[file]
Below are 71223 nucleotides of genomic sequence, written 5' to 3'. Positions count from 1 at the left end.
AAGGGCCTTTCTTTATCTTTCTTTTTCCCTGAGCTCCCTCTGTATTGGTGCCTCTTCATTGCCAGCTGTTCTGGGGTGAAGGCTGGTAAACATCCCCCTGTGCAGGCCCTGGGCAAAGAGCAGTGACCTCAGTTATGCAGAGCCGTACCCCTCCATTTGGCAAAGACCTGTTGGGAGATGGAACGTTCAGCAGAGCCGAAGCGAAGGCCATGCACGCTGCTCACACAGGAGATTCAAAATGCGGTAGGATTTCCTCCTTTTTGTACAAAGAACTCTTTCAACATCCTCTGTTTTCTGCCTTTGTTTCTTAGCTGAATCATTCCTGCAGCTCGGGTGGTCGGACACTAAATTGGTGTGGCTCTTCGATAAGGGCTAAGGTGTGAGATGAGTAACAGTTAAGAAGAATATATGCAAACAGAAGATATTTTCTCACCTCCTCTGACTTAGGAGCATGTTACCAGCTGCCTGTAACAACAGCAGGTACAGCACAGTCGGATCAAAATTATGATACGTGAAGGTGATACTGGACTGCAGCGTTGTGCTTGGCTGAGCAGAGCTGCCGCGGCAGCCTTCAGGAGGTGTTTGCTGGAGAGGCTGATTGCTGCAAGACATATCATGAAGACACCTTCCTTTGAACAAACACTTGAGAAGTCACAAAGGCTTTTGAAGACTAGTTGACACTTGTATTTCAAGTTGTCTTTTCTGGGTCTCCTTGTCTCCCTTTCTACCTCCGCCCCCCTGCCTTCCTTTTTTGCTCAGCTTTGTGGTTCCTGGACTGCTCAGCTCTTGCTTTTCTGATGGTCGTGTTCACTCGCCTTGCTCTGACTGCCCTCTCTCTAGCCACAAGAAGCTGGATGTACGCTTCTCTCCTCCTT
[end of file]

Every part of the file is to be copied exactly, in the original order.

Below are 71223 nucleotides of genomic sequence, written 5' to 3'. Positions count from 1 at the left end.
AAGGGCCTTTCTTTATCTTTCTTTTTCCCTGAGCTCCCTCTGTATTGGTGCCTCTTCATTGCCAGCTGTTCTGGGGTGAAGGCTGGTAAACATCCCCCTGTGCAGGCCCTGGGCAAAGAGCAGTGACCTCAGTTATGCAGAGCCGTACCCCTCCATTTGGCAAAGACCTGTTGGGAGATGGAACGTTCAGCAGAGCCGAAGCGAAGGCCATGCACGCTGCTCACACAGGAGATTCAAAATGCGGTAGGATTTCCTCCTTTTTGTACAAAGAACTCTTTCAACATCCTCTGTTTTCTGCCTTTGTTTCTTAGCTGAATCATTCCTGCAGCTCGGGTGGTCGGACACTAAATTGGTGTGGCTCTTCGATAAGGGCTAAGGTGTGAGATGAGTAACAGTTAAGAAGAATATATGCAAACAGAAGATATTTTCTCACCTCCTCTGACTTAGGAGCATGTTACCAGCTGCCTGTAACAACAGCAGGTACAGCACAGTCGGATCAAAATTATGATACGTGAAGGTGATACTGGACTGCAGCGTTGTGCTTGGCTGAGCAGAGCTGCCGCGGCAGCCTTCAGGAGGTGTTTGCTGGAGAGGCTGATTGCTGCAAGACATATCATGAAGACACCTTCCTTTGAACAAACACTTGAGAAGTCACAAAGGCTTTTGAAGACTAGTTGACACTTGTATTTCAAGTTGTCTTTTCTGGGTCTCCTTGTCTCCCTTTCTACCTCCGCCCCCCTGCCTTCCTTTTTTGCTCAGCTTTGTGGTTCCTGGACTGCTCAGCTCTTGCTTTTCTGATGGTCGTGTTCACTCGCCTTGCTCTGACTGCCCTCTCTCTAGCCACAAGAAGCTGGATGTACGCTTCTCTCCTCCTT